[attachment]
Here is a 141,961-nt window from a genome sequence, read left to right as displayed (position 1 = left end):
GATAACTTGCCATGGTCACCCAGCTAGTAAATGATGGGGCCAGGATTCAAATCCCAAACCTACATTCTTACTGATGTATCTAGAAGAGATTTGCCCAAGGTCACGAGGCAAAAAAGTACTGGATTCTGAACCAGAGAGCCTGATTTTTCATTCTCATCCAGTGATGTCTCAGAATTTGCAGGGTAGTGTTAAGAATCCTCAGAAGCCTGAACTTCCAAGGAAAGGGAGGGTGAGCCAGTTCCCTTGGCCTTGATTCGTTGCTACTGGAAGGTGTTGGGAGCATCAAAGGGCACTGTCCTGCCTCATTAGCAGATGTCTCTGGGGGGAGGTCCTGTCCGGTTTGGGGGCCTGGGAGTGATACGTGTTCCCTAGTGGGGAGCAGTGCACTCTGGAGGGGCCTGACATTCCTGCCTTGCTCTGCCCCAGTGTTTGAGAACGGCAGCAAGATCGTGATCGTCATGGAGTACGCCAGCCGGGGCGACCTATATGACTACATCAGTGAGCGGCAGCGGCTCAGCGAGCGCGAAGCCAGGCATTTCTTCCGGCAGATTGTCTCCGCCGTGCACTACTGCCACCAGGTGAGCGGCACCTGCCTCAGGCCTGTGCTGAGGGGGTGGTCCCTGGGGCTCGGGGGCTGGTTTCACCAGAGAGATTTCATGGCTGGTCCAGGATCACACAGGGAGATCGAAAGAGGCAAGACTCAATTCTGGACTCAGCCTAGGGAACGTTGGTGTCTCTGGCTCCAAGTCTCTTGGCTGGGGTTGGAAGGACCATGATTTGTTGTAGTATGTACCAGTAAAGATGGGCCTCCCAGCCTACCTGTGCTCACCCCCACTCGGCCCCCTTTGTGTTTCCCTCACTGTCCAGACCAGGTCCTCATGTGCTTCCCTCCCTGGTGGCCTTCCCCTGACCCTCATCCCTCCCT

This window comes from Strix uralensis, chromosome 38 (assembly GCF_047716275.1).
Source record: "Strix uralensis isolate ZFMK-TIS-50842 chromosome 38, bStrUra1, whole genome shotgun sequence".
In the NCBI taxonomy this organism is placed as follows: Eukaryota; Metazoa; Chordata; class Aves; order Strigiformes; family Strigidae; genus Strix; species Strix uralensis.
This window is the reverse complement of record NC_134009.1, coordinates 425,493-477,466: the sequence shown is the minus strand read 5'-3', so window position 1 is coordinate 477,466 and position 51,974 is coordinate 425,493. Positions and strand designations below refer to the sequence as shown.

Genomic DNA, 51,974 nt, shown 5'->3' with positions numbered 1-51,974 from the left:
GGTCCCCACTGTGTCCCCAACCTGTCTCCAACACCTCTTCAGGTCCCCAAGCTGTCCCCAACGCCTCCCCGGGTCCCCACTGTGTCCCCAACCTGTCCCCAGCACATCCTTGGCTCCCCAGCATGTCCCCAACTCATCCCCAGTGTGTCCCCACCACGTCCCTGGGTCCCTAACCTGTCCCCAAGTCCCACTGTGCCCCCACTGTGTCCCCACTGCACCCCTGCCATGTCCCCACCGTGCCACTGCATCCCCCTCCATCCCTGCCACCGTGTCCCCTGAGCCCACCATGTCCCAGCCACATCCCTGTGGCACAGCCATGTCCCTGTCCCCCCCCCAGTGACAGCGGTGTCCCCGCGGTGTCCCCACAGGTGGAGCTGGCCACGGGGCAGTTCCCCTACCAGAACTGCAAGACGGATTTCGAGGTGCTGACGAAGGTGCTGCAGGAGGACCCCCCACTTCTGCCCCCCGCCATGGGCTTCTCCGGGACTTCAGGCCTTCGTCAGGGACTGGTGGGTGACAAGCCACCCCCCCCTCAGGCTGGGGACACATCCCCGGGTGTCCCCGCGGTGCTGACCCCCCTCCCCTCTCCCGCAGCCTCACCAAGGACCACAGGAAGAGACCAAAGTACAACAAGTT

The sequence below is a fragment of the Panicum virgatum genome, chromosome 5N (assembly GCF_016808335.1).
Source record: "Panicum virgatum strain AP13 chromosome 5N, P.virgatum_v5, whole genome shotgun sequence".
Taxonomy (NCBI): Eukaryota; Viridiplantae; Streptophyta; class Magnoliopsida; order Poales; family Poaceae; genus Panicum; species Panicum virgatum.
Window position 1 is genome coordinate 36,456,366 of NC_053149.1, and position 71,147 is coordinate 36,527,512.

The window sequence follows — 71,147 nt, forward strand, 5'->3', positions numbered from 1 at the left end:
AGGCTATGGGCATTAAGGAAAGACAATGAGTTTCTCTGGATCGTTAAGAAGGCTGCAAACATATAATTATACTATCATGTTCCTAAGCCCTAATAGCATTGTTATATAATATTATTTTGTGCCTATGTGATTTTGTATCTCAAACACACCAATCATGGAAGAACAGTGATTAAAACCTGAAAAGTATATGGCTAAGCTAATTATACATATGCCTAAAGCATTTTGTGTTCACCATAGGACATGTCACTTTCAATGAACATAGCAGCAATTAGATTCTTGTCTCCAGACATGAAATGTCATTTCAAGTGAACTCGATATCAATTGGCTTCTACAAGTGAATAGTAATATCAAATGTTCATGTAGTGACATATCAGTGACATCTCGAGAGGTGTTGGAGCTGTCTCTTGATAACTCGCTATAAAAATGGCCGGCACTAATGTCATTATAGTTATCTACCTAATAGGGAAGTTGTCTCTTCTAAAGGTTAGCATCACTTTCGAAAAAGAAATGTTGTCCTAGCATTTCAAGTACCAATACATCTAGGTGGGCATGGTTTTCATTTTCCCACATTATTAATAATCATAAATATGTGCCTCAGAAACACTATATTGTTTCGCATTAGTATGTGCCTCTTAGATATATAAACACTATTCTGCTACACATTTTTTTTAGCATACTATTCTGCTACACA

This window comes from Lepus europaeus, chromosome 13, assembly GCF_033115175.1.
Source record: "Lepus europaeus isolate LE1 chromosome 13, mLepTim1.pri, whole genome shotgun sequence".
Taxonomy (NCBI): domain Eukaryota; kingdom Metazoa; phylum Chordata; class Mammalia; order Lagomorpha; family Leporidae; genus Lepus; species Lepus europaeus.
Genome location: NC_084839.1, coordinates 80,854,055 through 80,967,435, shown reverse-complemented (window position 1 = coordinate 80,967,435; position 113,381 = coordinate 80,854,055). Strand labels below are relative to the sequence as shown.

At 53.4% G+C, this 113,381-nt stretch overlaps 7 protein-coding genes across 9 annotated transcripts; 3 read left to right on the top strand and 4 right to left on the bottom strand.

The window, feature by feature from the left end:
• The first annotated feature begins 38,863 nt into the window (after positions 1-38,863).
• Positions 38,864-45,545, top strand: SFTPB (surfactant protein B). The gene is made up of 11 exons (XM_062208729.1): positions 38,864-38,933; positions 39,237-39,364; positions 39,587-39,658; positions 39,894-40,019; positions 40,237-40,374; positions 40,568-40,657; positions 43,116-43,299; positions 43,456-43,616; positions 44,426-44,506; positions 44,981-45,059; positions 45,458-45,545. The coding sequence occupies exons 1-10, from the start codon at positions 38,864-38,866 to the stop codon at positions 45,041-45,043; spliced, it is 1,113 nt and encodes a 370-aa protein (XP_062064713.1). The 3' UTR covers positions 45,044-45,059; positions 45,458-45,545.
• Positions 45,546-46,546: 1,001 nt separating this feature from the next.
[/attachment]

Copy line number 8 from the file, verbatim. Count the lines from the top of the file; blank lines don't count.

GGTCCCCACTGTGTCCCCAACCTGTCTCCAACACCTCTTCAGGTCCCCAAGCTGTCCCCAACGCCTCCCCGGGTCCCCACTGTGTCCCCAACCTGTCCCCAGCACATCCTTGGCTCCCCAGCATGTCCCCAACTCATCCCCAGTGTGTCCCCACCACGTCCCTGGGTCCCTAACCTGTCCCCAAGTCCCACTGTGCCCCCACTGTGTCCCCACTGCACCCCTGCCATGTCCCCACCGTGCCACTGCATCCCCCTCCATCCCTGCCACCGTGTCCCCTGAGCCCACCATGTCCCAGCCACATCCCTGTGGCACAGCCATGTCCCTGTCCCCCCCCCAGTGACAGCGGTGTCCCCGCGGTGTCCCCACAGGTGGAGCTGGCCACGGGGCAGTTCCCCTACCAGAACTGCAAGACGGATTTCGAGGTGCTGACGAAGGTGCTGCAGGAGGACCCCCCACTTCTGCCCCCCGCCATGGGCTTCTCCGGGACTTCAGGCCTTCGTCAGGGACTGGTGGGTGACAAGCCACCCCCCCCTCAGGCTGGGGACACATCCCCGGGTGTCCCCGCGGTGCTGACCCCCCTCCCCTCTCCCGCAGCCTCACCAAGGACCACAGGAAGAGACCAAAGTACAACAAGTT